What is Mineable?

Mineable refers to the ability of a cryptocurrency to be mined, or created, using computer hardware and software. Cryptocurrency mining is the process of verifying transactions on a blockchain network and adding them to a public ledger. In return for verifying these transactions, miners are rewarded with newly minted coins. This process is what creates new coins in a cryptocurrency and helps to maintain the integrity and security of the blockchain.

Mineable cryptocurrencies rely on a consensus algorithm, typically Proof of Work (PoW), to verify transactions and add them to the blockchain. In PoW, miners compete against each other to solve a mathematical problem, with the first miner to solve the problem being rewarded with new coins. Over time, the mining difficulty is adjusted to ensure a steady flow of new coins.

The most well-known mineable cryptocurrency is Bitcoin, but there are many others that can be mined, such as Ethereum, Litecoin, Monero, and many more. Mineable cryptocurrencies offer a way for people to invest in the technology and participate in the creation of new coins, as well as offer potential returns through the sale of newly minted coins or through the appreciation of the currency itself.

However, it's worth noting that mining cryptocurrencies can be a complex and resource-intensive process, requiring specialized hardware and significant amounts of electricity. As a result, many individuals and organizations are choosing to mine in pools, where they work together to solve mathematical problems and share in the rewards.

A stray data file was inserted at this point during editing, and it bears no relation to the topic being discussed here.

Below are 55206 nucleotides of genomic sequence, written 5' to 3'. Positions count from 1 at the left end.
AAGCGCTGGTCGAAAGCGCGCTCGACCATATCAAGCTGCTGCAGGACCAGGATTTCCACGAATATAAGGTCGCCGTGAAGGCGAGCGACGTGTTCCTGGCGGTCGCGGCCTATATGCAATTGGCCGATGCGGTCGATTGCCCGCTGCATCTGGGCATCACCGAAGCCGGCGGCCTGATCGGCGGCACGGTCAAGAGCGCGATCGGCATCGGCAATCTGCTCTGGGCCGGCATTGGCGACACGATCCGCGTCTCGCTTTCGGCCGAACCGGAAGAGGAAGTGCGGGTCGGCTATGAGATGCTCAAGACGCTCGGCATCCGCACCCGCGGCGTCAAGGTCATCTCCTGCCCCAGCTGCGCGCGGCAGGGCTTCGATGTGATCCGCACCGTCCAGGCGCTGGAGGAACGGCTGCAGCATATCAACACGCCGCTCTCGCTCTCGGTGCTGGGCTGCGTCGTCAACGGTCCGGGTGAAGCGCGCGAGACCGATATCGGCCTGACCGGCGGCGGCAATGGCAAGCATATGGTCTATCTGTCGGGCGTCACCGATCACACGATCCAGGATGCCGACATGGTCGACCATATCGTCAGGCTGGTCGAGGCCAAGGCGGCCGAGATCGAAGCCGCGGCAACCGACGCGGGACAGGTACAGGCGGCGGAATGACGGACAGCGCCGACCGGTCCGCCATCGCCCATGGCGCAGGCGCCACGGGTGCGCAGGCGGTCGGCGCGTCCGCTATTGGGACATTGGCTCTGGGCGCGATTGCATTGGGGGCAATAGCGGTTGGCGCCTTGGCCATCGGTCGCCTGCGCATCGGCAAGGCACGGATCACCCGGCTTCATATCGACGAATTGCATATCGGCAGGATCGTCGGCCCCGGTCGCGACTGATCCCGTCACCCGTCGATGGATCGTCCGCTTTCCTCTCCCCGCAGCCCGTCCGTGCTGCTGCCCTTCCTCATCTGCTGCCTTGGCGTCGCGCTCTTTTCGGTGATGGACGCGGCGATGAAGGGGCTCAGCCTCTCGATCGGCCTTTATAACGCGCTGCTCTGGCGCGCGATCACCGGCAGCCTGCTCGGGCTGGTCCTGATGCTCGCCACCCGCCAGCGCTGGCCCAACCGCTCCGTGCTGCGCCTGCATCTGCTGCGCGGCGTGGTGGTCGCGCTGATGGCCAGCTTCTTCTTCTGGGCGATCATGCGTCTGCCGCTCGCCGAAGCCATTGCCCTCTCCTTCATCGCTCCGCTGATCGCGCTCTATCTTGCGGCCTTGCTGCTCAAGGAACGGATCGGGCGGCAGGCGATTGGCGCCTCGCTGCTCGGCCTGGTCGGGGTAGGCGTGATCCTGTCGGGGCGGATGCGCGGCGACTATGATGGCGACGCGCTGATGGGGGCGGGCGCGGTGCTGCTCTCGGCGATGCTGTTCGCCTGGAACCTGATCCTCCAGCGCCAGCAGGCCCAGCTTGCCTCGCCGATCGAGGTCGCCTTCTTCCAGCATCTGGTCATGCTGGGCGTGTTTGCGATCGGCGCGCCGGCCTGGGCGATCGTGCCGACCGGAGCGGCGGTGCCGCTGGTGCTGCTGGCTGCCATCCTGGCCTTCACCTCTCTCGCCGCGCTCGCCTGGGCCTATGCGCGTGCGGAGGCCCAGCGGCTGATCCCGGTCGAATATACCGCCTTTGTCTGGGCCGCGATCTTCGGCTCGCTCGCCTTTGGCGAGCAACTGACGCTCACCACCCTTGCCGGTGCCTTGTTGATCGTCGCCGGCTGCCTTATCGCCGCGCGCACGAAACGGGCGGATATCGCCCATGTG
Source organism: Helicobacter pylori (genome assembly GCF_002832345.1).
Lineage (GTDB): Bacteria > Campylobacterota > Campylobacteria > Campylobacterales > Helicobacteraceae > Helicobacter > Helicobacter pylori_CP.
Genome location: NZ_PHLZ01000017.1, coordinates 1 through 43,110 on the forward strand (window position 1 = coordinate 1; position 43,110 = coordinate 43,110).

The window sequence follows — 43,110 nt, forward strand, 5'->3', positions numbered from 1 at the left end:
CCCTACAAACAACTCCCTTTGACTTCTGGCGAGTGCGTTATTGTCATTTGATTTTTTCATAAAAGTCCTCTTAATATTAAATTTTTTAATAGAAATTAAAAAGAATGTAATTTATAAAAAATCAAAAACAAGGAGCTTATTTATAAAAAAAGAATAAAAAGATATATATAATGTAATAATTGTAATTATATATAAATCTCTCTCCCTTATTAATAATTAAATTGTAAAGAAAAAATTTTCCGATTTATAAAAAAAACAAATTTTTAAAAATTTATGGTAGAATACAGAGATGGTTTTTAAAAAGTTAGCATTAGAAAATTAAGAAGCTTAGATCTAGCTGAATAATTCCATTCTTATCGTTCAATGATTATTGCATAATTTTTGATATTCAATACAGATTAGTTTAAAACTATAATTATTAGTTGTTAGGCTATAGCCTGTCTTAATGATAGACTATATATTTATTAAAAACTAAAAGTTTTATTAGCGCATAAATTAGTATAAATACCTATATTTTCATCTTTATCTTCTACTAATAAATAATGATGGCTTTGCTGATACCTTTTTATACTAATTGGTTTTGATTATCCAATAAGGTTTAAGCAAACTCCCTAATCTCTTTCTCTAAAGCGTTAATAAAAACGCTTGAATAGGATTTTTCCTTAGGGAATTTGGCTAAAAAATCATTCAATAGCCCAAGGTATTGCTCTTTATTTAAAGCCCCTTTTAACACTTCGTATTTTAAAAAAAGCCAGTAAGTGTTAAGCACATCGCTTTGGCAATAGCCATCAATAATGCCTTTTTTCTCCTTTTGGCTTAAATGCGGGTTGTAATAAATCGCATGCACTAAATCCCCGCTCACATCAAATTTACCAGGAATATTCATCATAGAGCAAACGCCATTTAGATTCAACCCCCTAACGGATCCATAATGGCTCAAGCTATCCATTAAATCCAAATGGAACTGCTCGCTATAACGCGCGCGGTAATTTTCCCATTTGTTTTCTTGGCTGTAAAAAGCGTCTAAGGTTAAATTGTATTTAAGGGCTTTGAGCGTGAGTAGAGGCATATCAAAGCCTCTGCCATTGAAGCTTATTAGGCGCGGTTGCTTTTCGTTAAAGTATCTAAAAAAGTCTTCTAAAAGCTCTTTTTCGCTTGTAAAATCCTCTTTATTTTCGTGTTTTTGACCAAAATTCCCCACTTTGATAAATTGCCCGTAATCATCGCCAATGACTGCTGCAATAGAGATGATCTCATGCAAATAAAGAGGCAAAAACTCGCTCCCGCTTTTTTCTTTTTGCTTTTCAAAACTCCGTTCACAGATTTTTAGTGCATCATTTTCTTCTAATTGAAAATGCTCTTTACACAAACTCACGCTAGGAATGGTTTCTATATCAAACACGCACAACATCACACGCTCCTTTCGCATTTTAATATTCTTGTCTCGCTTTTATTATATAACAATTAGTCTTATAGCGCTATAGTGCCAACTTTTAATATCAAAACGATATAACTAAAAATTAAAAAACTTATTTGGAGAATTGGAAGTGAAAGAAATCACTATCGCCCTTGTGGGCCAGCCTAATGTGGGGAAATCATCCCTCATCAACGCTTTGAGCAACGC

Simplified Example

Think of mineable cryptocurrency like a digital treasure hunt. Just like how you would search for buried treasure with a map and a shovel, people can search for digital treasure (also known as cryptocurrency) using powerful computers. These computers race against each other to solve difficult puzzles and the first one to solve it gets a reward in the form of new digital coins. The more puzzles they solve, the more digital coins they can earn, just like how the more treasure you find, the richer you become. This process is known as mining and it helps to keep the network secure and validate transactions.

History of the Term "Mineable"

The term "mineable" is thought to have originated in the late 2009 or early 2010, aligning with the introduction of the Bitcoin cryptocurrency and the inception of the proof-of-work (PoW) consensus mechanism. Before the emergence of cryptocurrencies, "mining" was traditionally linked to the extraction of natural resources like gold, silver, or coal. The adaptation of the term to the crypto realm draws on the analogy between extracting valuable minerals from the earth and the process of solving intricate mathematical problems to earn bitcoins or other mineable cryptocurrencies through the PoW mechanism.


Bitcoin: Bitcoin is the first and most well-known mineable cryptocurrency. It uses a Proof of Work consensus algorithm to verify transactions and add them to the blockchain. Miners compete against each other to solve mathematical problems and are rewarded with newly minted bitcoins for their efforts.

Helium: Helium is a decentralized network that utilizes a unique consensus algorithm called Proof of Coverage (PoC) to validate transactions and secure the network. It aims to provide low-cost and low-power IoT connectivity and support the deployment of IoT devices, and mining on the network involves participating in the network as a hotspot, providing coverage and earning rewards.

Monero: Monero is a privacy-focused mineable cryptocurrency that uses a PoW consensus algorithm. It was created with the goal of providing a secure, untraceable, and private form of digital currency. Monero uses a unique mining algorithm that makes it resistant to ASIC mining, ensuring that it remains accessible to a wider range of miners.

  • Miners: Individuals or groups of individuals who use specialized software and hardware to validate transactions and add them to the blockchain.

  • Mining: The process of verifying and adding transactions to a blockchain network.